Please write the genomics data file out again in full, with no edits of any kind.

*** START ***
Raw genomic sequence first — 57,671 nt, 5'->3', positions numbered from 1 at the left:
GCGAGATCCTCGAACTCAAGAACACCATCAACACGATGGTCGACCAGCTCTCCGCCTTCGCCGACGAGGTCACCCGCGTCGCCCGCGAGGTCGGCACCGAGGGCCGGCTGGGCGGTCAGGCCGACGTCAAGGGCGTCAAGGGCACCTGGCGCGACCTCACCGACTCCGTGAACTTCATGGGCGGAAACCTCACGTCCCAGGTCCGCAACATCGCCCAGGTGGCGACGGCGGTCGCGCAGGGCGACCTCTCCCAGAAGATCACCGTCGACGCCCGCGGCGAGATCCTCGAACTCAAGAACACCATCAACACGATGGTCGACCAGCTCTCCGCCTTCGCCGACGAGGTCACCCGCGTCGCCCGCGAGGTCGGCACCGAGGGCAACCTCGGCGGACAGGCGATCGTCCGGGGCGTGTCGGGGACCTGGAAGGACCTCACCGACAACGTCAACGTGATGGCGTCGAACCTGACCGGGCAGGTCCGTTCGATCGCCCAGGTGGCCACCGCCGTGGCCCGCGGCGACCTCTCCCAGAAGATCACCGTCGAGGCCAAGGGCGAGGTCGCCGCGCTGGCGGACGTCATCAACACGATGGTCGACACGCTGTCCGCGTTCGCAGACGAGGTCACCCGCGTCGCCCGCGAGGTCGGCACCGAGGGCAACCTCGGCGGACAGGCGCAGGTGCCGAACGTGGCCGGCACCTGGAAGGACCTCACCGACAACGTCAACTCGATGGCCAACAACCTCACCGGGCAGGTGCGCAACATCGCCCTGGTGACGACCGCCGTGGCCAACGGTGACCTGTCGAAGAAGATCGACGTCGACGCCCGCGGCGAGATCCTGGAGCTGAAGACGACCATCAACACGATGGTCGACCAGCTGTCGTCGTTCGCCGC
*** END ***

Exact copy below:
Raw genomic sequence first — 57,671 nt, 5'->3', positions numbered from 1 at the left:
GCGAGATCCTCGAACTCAAGAACACCATCAACACGATGGTCGACCAGCTCTCCGCCTTCGCCGACGAGGTCACCCGCGTCGCCCGCGAGGTCGGCACCGAGGGCCGGCTGGGCGGTCAGGCCGACGTCAAGGGCGTCAAGGGCACCTGGCGCGACCTCACCGACTCCGTGAACTTCATGGGCGGAAACCTCACGTCCCAGGTCCGCAACATCGCCCAGGTGGCGACGGCGGTCGCGCAGGGCGACCTCTCCCAGAAGATCACCGTCGACGCCCGCGGCGAGATCCTCGAACTCAAGAACACCATCAACACGATGGTCGACCAGCTCTCCGCCTTCGCCGACGAGGTCACCCGCGTCGCCCGCGAGGTCGGCACCGAGGGCAACCTCGGCGGACAGGCGATCGTCCGGGGCGTGTCGGGGACCTGGAAGGACCTCACCGACAACGTCAACGTGATGGCGTCGAACCTGACCGGGCAGGTCCGTTCGATCGCCCAGGTGGCCACCGCCGTGGCCCGCGGCGACCTCTCCCAGAAGATCACCGTCGAGGCCAAGGGCGAGGTCGCCGCGCTGGCGGACGTCATCAACACGATGGTCGACACGCTGTCCGCGTTCGCAGACGAGGTCACCCGCGTCGCCCGCGAGGTCGGCACCGAGGGCAACCTCGGCGGACAGGCGCAGGTGCCGAACGTGGCCGGCACCTGGAAGGACCTCACCGACAACGTCAACTCGATGGCCAACAACCTCACCGGGCAGGTGCGCAACATCGCCCTGGTGACGACCGCCGTGGCCAACGGTGACCTGTCGAAGAAGATCGACGTCGACGCCCGCGGCGAGATCCTGGAGCTGAAGACGACCATCAACACGATGGTCGACCAGCTGTCGTCGTTCGCCGC